AOML
NOAA

National Oceanic and Atmospheric Administration

Atlantic Oceanographic and Meteorological Laboratory

Physical Oceanography Division

Research Highlights

09/10/2015

Research Shows Indian Ocean Plays Key Role in Global Warming Hiatus

The earth is warming, but atmospheric and oceanic temperatures that rose steadily over the last half century have leveled off and slowed this past decade, causing the appearance of an imbalance in the Earth's heat budget. Full story>>


07/23/2015

The fate of the Deep Western Boundary Current in the South Atlantic

The pathways of recently ventilated North Atlantic Deep Water (NADW) are part of the lower limb of the Atlantic Meridional Overturning Circulation (AMOC). In the South Atlantic these pathways have been the subject of discussion for years, mostly due to the lack of observations. Knowledge of the pathways of the AMOC in the South Atlantic is a first order prerequisite for understanding the fluxes of climatically important properties. Full story>>


02/18/2015

NOAA Scientific Publications Report - February 18, 2015

A collaboration paper between SEFSC and AOML/PhOD scientists “Potential impact of climate change on the intra-Americas sea: Part 2. Implications for Atlantic bluefin tuna and skipjack” was selected as a NOAA research highlight. Full story>>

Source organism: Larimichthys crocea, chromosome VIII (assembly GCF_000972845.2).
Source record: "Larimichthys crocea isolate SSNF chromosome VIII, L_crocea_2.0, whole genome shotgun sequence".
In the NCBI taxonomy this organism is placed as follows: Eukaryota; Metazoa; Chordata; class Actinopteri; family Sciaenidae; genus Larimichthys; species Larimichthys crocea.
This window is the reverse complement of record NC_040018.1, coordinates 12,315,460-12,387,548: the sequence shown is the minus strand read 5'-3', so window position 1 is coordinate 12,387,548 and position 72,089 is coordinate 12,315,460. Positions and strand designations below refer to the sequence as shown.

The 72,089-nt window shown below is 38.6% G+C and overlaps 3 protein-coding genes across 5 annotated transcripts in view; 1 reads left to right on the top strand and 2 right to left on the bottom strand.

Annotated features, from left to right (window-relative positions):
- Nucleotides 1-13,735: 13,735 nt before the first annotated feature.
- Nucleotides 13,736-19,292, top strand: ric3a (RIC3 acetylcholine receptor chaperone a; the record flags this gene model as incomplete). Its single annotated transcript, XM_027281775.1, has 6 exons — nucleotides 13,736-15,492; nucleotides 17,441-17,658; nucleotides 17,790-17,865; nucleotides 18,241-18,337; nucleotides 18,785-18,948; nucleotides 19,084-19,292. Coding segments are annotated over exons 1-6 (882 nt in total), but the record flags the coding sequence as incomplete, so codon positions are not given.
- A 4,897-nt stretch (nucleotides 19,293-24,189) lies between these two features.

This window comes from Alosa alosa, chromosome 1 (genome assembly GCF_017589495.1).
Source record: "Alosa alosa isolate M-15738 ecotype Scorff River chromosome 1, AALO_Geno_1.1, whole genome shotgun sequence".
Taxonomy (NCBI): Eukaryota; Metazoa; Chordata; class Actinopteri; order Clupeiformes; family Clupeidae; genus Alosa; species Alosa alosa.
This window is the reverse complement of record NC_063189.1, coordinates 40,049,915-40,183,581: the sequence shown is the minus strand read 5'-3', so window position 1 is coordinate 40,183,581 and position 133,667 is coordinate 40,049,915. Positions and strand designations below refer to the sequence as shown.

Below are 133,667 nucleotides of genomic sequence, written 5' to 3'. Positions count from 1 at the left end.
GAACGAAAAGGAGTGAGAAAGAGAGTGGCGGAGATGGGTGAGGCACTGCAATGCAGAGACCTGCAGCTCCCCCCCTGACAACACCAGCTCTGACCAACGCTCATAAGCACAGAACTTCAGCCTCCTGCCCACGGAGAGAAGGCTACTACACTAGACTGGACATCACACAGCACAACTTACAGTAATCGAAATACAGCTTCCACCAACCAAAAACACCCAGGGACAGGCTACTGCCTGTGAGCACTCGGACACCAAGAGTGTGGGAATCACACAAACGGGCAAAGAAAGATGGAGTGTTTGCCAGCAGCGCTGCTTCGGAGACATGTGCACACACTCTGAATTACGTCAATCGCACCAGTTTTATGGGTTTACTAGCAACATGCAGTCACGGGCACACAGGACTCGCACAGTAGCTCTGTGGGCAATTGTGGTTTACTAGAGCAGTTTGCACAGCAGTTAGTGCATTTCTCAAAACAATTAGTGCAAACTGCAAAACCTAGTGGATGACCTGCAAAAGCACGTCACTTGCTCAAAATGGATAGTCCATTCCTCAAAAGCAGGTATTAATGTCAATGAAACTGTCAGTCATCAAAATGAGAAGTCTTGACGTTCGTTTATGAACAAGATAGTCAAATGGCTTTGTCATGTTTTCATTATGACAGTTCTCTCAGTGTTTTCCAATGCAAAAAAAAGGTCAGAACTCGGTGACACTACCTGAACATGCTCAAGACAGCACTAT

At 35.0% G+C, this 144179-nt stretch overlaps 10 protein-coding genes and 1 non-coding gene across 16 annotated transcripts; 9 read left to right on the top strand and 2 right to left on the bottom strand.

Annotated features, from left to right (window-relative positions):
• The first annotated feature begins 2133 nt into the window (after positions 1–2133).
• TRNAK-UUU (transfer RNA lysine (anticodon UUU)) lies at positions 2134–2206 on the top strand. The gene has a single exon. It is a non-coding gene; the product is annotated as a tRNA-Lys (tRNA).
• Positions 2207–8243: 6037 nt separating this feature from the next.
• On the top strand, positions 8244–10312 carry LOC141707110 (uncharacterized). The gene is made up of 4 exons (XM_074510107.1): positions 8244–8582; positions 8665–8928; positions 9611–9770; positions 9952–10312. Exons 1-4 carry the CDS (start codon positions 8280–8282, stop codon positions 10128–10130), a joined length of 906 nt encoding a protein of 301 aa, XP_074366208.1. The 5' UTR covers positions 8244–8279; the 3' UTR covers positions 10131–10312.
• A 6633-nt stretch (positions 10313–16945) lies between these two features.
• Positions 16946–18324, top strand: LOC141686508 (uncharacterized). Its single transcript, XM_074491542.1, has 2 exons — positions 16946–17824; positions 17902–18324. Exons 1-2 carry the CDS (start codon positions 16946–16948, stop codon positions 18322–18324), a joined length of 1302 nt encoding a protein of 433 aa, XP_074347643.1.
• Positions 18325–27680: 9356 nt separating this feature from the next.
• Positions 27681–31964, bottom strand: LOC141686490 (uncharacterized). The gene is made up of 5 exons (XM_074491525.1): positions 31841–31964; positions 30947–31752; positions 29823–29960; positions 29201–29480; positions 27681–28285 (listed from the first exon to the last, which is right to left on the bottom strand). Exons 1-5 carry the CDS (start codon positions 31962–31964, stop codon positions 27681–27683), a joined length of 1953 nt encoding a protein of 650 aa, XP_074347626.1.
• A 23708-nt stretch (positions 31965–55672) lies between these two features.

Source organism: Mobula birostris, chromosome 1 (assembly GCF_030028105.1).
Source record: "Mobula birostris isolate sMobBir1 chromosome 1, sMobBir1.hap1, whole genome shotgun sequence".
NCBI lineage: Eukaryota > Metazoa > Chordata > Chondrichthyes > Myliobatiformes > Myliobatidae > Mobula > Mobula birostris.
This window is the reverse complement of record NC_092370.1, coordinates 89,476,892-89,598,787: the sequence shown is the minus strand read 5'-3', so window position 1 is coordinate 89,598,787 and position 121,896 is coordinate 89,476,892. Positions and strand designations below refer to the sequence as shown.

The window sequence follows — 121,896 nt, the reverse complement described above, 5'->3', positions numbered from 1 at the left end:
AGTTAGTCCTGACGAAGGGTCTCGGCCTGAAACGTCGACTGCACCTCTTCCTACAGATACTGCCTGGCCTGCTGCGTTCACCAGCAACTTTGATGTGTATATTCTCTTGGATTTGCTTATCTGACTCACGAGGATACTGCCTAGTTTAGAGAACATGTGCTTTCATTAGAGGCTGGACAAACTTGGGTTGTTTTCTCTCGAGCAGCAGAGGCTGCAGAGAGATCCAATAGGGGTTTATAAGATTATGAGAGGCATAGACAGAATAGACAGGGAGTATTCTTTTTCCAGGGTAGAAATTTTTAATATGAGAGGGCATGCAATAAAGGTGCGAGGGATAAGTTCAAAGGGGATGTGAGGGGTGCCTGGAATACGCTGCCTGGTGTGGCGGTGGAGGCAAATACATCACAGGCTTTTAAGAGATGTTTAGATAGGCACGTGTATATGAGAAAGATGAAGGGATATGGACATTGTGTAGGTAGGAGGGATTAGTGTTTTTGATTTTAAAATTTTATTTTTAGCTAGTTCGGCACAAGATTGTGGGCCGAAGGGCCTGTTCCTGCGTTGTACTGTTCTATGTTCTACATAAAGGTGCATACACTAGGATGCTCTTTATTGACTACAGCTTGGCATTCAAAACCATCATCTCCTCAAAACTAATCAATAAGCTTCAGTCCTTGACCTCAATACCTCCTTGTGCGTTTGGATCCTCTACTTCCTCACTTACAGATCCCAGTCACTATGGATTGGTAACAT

12/01/2014

A new approach provides a holistic view of ENSO variability during the onset, peak and decay phases

From its onset to the decay, El Niño-Southern Oscillation (ENSO) plays an important role in forcing climate variability around the globe. A new study led by Sang-Ki Lee, a PhOD/CIMAS scientist, provides an efficient approach to explore the differences in the evolution of space-time patterns of sea surface temperature observed during El Niño events. Full story>>


05/16/2014

Wind forced variability of the Antarctic Circumpolar Current south of Africa between 1993 and 2010

Researchers from PhOD and from the University of Cape Town used temperature data from the AX25 repeat XBT transect (from South Africa to Antarctica) in combination with other hydrographic and satellite observations to report a mechanism by which local winds alter the structure of the Antarctic Circumpolar Current flow south of Africa. Full story>>


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